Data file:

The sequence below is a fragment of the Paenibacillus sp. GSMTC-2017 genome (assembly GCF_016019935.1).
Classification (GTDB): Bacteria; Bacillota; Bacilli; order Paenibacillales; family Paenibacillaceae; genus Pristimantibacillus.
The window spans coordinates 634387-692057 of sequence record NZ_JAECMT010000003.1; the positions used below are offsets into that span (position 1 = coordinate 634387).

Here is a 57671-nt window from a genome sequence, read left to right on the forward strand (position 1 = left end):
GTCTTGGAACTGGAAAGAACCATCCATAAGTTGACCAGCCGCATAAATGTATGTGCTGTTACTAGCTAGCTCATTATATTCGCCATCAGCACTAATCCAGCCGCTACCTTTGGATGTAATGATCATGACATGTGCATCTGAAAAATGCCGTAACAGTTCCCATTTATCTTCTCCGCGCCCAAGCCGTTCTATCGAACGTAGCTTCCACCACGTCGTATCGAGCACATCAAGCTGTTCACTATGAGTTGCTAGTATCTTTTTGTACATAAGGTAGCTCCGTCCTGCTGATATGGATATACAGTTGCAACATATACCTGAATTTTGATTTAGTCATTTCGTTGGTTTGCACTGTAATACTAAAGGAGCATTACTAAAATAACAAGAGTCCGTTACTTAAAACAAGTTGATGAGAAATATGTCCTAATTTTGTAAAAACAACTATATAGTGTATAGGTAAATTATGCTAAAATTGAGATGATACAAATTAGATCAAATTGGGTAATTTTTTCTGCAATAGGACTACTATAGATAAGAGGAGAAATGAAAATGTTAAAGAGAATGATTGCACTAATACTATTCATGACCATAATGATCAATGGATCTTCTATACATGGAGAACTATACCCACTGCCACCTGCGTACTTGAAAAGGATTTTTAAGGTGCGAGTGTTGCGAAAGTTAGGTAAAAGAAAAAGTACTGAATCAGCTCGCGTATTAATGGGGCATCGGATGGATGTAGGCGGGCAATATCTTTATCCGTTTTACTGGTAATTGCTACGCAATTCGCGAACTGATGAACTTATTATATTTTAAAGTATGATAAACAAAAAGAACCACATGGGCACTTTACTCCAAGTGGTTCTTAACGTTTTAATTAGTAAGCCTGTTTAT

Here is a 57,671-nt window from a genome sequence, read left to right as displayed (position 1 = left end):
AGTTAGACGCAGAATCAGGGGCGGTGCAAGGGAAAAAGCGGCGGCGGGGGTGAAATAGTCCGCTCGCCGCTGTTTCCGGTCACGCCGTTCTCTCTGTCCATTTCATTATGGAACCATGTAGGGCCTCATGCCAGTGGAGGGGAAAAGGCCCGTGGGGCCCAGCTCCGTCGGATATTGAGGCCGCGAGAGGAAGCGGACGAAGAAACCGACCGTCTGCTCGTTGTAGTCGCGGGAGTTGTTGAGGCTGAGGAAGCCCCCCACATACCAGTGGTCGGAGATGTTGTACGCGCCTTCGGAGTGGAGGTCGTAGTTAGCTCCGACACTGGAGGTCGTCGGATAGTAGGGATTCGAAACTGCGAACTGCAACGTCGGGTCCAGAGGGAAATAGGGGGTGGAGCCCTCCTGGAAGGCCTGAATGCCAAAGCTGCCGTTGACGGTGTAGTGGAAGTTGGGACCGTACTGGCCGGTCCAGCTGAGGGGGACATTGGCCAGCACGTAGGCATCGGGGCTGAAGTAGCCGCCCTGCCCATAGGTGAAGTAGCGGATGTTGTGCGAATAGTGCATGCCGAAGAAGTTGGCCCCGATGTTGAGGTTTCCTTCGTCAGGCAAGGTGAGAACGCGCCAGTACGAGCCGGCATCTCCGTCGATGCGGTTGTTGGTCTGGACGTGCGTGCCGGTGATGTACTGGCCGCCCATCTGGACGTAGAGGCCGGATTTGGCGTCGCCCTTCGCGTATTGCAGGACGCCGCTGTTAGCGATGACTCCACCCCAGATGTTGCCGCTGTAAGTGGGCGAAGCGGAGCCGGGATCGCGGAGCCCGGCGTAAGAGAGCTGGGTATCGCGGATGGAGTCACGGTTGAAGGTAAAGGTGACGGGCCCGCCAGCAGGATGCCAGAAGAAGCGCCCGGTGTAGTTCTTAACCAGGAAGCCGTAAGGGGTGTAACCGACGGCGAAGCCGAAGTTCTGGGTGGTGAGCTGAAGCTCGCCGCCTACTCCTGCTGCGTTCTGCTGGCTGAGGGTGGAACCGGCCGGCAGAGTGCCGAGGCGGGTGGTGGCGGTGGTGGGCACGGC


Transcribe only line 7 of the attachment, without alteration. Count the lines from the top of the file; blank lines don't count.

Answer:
AGTTAGACGCAGAATCAGGGGCGGTGCAAGGGAAAAAGCGGCGGCGGGGGTGAAATAGTCCGCTCGCCGCTGTTTCCGGTCACGCCGTTCTCTCTGTCCATTTCATTATGGAACCATGTAGGGCCTCATGCCAGTGGAGGGGAAAAGGCCCGTGGGGCCCAGCTCCGTCGGATATTGAGGCCGCGAGAGGAAGCGGACGAAGAAACCGACCGTCTGCTCGTTGTAGTCGCGGGAGTTGTTGAGGCTGAGGAAGCCCCCCACATACCAGTGGTCGGAGATGTTGTACGCGCCTTCGGAGTGGAGGTCGTAGTTAGCTCCGACACTGGAGGTCGTCGGATAGTAGGGATTCGAAACTGCGAACTGCAACGTCGGGTCCAGAGGGAAATAGGGGGTGGAGCCCTCCTGGAAGGCCTGAATGCCAAAGCTGCCGTTGACGGTGTAGTGGAAGTTGGGACCGTACTGGCCGGTCCAGCTGAGGGGGACATTGGCCAGCACGTAGGCATCGGGGCTGAAGTAGCCGCCCTGCCCATAGGTGAAGTAGCGGATGTTGTGCGAATAGTGCATGCCGAAGAAGTTGGCCCCGATGTTGAGGTTTCCTTCGTCAGGCAAGGTGAGAACGCGCCAGTACGAGCCGGCATCTCCGTCGATGCGGTTGTTGGTCTGGACGTGCGTGCCGGTGATGTACTGGCCGCCCATCTGGACGTAGAGGCCGGATTTGGCGTCGCCCTTCGCGTATTGCAGGACGCCGCTGTTAGCGATGACTCCACCCCAGATGTTGCCGCTGTAAGTGGGCGAAGCGGAGCCGGGATCGCGGAGCCCGGCGTAAGAGAGCTGGGTATCGCGGATGGAGTCACGGTTGAAGGTAAAGGTGACGGGCCCGCCAGCAGGATGCCAGAAGAAGCGCCCGGTGTAGTTCTTAACCAGGAAGCCGTAAGGGGTGTAACCGACGGCGAAGCCGAAGTTCTGGGTGGTGAGCTGAAGCTCGCCGCCTACTCCTGCTGCGTTCTGCTGGCTGAGGGTGGAACCGGCCGGCAGAGTGCCGAGGCGGGTGGTGGCGGTGGTGGGCACGGC